7. Don't stuff the turkey! Easier to demonstrate but when you see it you'll know.

8. Remember to pretend to have some difficulty or resistance to the final squaring action. A real shuffle produces friction, making squaring more difficult. So mimic
that.

9. Finally, don't rush and try not to look at the cards.
0
Buffalo McKinley

Inner Circle
Registered:
Posts: 230
Reply with quote  #5 
Quote:
Originally Posted by RayJ
Steve Reynolds is a great example of an open Zarrow. Gary Plants cages the deck. What does your regular tabled shuffle look like?


I don't understand.  What is an open Zarrow and what is caging the deck?

Thanks,

Buffalo
0
Buffalo McKinley

Inner Circle
Registered:
Posts: 230
Reply with quote  #6 
Quote:
Originally Posted by RayJ
Showing is easier than telling but in general there are a few basics to consider.

1. What are you using it for? Just a false shuffle, a triumph, etc..

Triumph.


2. Do you want a single shuffle or is a 2-shuffle sequence OK?

A single shuffle is when you separate the cards once?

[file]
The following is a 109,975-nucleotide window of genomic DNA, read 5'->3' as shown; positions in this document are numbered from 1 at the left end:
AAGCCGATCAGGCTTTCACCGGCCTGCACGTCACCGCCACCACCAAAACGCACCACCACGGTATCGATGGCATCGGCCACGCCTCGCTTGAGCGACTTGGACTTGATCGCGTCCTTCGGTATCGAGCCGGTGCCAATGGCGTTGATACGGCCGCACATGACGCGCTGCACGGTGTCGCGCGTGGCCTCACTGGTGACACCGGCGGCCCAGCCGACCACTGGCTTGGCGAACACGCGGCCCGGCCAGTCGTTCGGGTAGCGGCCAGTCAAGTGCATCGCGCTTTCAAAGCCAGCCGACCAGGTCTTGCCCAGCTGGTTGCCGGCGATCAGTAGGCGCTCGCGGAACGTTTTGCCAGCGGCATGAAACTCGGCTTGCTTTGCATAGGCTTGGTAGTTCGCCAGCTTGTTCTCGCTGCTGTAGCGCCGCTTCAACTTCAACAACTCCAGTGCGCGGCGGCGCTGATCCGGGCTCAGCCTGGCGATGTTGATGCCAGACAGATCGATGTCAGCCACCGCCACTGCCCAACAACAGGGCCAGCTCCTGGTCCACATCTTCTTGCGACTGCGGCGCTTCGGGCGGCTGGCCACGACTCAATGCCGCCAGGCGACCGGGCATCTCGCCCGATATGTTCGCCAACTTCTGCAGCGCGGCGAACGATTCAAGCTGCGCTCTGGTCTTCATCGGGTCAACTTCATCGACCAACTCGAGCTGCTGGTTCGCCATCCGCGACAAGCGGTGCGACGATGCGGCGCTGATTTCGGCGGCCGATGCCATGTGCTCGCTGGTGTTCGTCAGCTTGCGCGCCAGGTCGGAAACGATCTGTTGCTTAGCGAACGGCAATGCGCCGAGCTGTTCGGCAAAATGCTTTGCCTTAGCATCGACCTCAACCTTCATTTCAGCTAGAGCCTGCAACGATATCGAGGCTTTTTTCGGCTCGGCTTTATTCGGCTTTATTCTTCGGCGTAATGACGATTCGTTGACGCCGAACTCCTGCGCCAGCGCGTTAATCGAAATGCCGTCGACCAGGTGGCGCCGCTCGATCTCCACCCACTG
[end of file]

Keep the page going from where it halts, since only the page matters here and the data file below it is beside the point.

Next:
3. Make sure to lay a bed on the left (assuming you're right handed). About 10 to 12 cards is fine.

What's a bed?



4. Don't interweave too far, 1/4" is about right. Maintain a "v" of about 30 degrees or so.


Sounds good.


5. Both hands should begin to rotate and unweave.


Got it.


6. Don't raise the packets and make sure both hands move together. The "bed" helps with elevating the cards, don't push them up, but more laterally.

What do you mean by raising the packets?  It seems to help hide the Zarrow shuffle if you tilt both decks slightly toward the spectator.  I shouldn't do that?


7. Don't stuff the turkey! Easier to demonstrate but when you see it you'll know.